Now apply the same boundary conditions as in the 1D case to become:
We now study a volume for to each point in qspace =(2π/L)3 and discovery the number of modes that lie within a spherical shell, thickness dq, with a radius q and volume:4/3πq3
Number of modes inside shell:
Supposing a common velocity for transverse and longitudinal waves we can explanation for one longitudinal and two transverse modes for each value of q (multiply by a factor of 3) and set equal to g(ω)dω:
Apply dispersal relative and let L3=V to get and shorten for the 3D result:
Bloch's Theorem
Until now, approaches to quantum mechanics to solve the problem of many bodies have been discussed.
However, the correlated nature of the electrons within a solid is not the only obstacle to solving the Schrödinger equation for a condensed matter system: for solids, the really infinite number of electrons within the solid must also be taken into account
Bloch's theorem can be used to advance in solving the last problem. Instead of having to consider an infinite number of electrons, it is necessary to consider only the number of electrons within the unit cell (or half of this number if the electrons are spin degenerate).
Bloch's theorem states that the wave function of an electron within a perfectly periodic potential can be written as
Where is a function that keeps the periodicity of the
Potential, i.e. , where is the length of the unit cell. In i is the band index, and is a wavevector kept to the first Brillouin Region. Meanwhile is a periodic function, we may enlarge it in terms of a Fourier sequence:
Where they are mutual lattice vectors defined through , where m is an integer, is a real space lattice vector and the are plane wave development coefficients.
The electron wavefunctions may so be written as a linear mixture of plane waves:
Since each electron occupies a defined state, the infinite number of electrons within the solid generates an infinite number of k points. At each point k, only a finite number of available energy levels will be occupied.
Therefore, it is sufficient to consider a finite number of electrons at an infinite number of points k.
This may appear to replace one infinity (number of electrons) with another (number of k points) with a discrete advantage.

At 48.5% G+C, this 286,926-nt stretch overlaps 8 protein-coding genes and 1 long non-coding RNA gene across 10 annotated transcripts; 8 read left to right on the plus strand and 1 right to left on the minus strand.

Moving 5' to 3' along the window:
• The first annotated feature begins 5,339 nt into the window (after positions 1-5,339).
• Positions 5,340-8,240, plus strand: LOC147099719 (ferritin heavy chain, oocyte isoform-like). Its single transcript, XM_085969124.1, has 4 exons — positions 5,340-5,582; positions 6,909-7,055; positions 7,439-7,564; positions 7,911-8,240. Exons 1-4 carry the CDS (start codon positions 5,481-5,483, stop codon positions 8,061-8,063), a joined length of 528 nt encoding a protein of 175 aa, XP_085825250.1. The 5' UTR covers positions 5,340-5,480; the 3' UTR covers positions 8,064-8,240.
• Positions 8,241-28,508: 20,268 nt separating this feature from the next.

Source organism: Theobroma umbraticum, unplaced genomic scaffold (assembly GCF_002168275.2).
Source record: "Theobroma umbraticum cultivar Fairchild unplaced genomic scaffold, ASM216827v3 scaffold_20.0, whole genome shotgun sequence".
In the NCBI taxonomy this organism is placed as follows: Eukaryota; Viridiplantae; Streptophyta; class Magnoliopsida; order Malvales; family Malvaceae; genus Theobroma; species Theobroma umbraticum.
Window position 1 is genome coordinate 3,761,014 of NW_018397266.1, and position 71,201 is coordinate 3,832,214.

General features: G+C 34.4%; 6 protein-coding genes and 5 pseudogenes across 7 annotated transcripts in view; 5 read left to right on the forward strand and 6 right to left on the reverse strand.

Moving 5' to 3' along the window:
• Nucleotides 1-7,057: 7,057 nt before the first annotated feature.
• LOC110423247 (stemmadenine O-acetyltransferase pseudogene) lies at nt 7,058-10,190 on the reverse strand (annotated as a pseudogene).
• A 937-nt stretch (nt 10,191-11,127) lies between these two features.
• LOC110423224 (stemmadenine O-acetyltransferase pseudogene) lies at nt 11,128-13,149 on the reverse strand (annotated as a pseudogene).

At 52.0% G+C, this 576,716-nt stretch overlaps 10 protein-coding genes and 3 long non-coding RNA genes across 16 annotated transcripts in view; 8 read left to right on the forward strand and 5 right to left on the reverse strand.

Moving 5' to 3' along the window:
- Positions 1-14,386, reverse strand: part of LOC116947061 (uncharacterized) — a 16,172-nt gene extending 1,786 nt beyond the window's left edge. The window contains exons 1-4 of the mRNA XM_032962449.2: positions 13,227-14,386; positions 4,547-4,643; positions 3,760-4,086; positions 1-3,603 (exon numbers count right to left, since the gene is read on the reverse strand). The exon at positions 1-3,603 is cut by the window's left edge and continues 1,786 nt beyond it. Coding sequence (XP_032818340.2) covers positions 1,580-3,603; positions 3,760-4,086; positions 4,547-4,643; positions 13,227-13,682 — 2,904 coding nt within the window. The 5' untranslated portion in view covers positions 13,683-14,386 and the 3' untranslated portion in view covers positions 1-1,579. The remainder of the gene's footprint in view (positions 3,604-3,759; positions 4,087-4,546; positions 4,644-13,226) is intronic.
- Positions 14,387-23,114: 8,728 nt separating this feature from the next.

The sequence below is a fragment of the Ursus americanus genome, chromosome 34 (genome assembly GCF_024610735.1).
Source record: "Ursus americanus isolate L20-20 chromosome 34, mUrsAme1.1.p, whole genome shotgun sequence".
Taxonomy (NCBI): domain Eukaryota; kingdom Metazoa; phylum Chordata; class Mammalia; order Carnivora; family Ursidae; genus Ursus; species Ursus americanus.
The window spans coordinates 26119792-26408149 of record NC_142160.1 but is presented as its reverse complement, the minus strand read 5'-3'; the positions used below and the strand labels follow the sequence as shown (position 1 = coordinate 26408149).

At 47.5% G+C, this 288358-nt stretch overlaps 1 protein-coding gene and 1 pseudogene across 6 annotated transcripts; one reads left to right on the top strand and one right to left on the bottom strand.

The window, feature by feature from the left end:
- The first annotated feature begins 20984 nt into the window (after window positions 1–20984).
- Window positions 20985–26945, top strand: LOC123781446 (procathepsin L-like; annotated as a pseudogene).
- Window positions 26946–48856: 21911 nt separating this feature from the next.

However, it is not necessary to consider all these k points; rather, since the wave functions of the electron will be almost identical for values close enough, one can represent the wave functions in a region of reciprocal space by considering the wave function at a single point k.
Therefore, it is sufficient to consider the electronic states at a finite number of points k to determine the solidstate density of the solid.
The net effect of Bloch's theorem was, therefore, to change the problem of an infinite number of electrons into one to consider only the number of electrons in the unit cell (or half of that number, depending on whether the states are degenerate by rotation or less) to a finite number of k points chosen to adequately sample the Brillouin area; This problem returns later.
The KronigPenney model is a shortened model for an electron in a onedimensional periodic possible. The imaginable states that the electron can inhabit are firm by the Schrödinger equation,
In the case of the KroningPenney model, the potential V(x) is a periodic square wave.
A feature of this model is that it is thinkable to systematically control the energy eigenvalues and eigenfunctions. It is also likely to discovery analytic terms for the diffusion relation (E vs. k) and the electron density of states.
The energies of the electrons can be known by solving the Schrödinger wave equation in this network. Schrödinger's time independent wave equation for the motion of an electron along the X direction is given by:
...............(1)
The electron energies and wave functions associated with this model can be calculated by solving the timeindependent onedimensional Schrödinger wave equations for the two regions I and II, as shown in Fig. Schrödinger's equations are: for 0<x<a.............(2)
for b<x<0.............(3)
We define two real quantities (say) α and β such that:
Hence, Equations (5.41) and (5.42) becomes:
for 0<x<a
for b<x<0
According to Bloch's theorem, the solution of the wave function of the Schrödinger equation when the potential is periodic and to make sure that the function u (x) is also continuous and regular, can be written as:
Where u(x) is a periodic function which fulfills u(x + a) = u(x).